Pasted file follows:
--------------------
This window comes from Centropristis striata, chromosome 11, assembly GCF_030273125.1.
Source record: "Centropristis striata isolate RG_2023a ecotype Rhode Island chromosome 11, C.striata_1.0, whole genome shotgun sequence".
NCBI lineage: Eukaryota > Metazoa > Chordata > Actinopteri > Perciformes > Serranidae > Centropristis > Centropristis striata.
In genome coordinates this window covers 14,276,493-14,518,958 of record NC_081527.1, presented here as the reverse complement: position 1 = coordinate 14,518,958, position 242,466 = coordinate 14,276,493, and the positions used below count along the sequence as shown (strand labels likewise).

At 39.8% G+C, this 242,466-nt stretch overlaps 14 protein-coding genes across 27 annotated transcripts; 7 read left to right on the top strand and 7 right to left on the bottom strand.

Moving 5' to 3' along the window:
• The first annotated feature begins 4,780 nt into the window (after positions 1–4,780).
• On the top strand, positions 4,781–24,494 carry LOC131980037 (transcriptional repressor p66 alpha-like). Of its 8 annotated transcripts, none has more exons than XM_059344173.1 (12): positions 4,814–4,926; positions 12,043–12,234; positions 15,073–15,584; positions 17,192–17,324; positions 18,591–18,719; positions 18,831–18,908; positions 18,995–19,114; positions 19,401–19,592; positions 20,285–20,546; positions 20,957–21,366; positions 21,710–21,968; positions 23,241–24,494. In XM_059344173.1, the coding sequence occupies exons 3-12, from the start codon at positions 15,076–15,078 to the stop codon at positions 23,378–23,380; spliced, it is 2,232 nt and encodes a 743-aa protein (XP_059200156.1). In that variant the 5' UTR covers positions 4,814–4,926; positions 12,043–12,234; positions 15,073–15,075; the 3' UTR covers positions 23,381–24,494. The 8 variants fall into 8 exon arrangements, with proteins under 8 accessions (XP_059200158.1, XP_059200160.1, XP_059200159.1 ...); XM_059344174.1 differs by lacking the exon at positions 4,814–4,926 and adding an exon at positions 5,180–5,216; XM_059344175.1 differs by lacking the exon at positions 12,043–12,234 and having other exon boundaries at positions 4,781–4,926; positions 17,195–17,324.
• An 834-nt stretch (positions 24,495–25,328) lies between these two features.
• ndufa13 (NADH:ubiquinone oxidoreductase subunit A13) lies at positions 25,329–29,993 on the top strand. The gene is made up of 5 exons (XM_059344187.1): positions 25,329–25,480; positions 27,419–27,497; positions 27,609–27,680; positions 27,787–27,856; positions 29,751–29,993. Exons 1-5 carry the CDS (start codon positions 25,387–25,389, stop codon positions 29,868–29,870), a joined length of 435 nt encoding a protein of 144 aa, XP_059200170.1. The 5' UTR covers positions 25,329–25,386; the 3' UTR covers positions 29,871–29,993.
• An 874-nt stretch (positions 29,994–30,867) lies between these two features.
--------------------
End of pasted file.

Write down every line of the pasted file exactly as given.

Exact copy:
This window comes from Centropristis striata, chromosome 11, assembly GCF_030273125.1.
Source record: "Centropristis striata isolate RG_2023a ecotype Rhode Island chromosome 11, C.striata_1.0, whole genome shotgun sequence".
NCBI lineage: Eukaryota > Metazoa > Chordata > Actinopteri > Perciformes > Serranidae > Centropristis > Centropristis striata.
In genome coordinates this window covers 14,276,493-14,518,958 of record NC_081527.1, presented here as the reverse complement: position 1 = coordinate 14,518,958, position 242,466 = coordinate 14,276,493, and the positions used below count along the sequence as shown (strand labels likewise).

At 39.8% G+C, this 242,466-nt stretch overlaps 14 protein-coding genes across 27 annotated transcripts; 7 read left to right on the top strand and 7 right to left on the bottom strand.

Moving 5' to 3' along the window:
• The first annotated feature begins 4,780 nt into the window (after positions 1–4,780).
• On the top strand, positions 4,781–24,494 carry LOC131980037 (transcriptional repressor p66 alpha-like). Of its 8 annotated transcripts, none has more exons than XM_059344173.1 (12): positions 4,814–4,926; positions 12,043–12,234; positions 15,073–15,584; positions 17,192–17,324; positions 18,591–18,719; positions 18,831–18,908; positions 18,995–19,114; positions 19,401–19,592; positions 20,285–20,546; positions 20,957–21,366; positions 21,710–21,968; positions 23,241–24,494. In XM_059344173.1, the coding sequence occupies exons 3-12, from the start codon at positions 15,076–15,078 to the stop codon at positions 23,378–23,380; spliced, it is 2,232 nt and encodes a 743-aa protein (XP_059200156.1). In that variant the 5' UTR covers positions 4,814–4,926; positions 12,043–12,234; positions 15,073–15,075; the 3' UTR covers positions 23,381–24,494. The 8 variants fall into 8 exon arrangements, with proteins under 8 accessions (XP_059200158.1, XP_059200160.1, XP_059200159.1 ...); XM_059344174.1 differs by lacking the exon at positions 4,814–4,926 and adding an exon at positions 5,180–5,216; XM_059344175.1 differs by lacking the exon at positions 12,043–12,234 and having other exon boundaries at positions 4,781–4,926; positions 17,195–17,324.
• An 834-nt stretch (positions 24,495–25,328) lies between these two features.
• ndufa13 (NADH:ubiquinone oxidoreductase subunit A13) lies at positions 25,329–29,993 on the top strand. The gene is made up of 5 exons (XM_059344187.1): positions 25,329–25,480; positions 27,419–27,497; positions 27,609–27,680; positions 27,787–27,856; positions 29,751–29,993. Exons 1-5 carry the CDS (start codon positions 25,387–25,389, stop codon positions 29,868–29,870), a joined length of 435 nt encoding a protein of 144 aa, XP_059200170.1. The 5' UTR covers positions 25,329–25,386; the 3' UTR covers positions 29,871–29,993.
• An 874-nt stretch (positions 29,994–30,867) lies between these two features.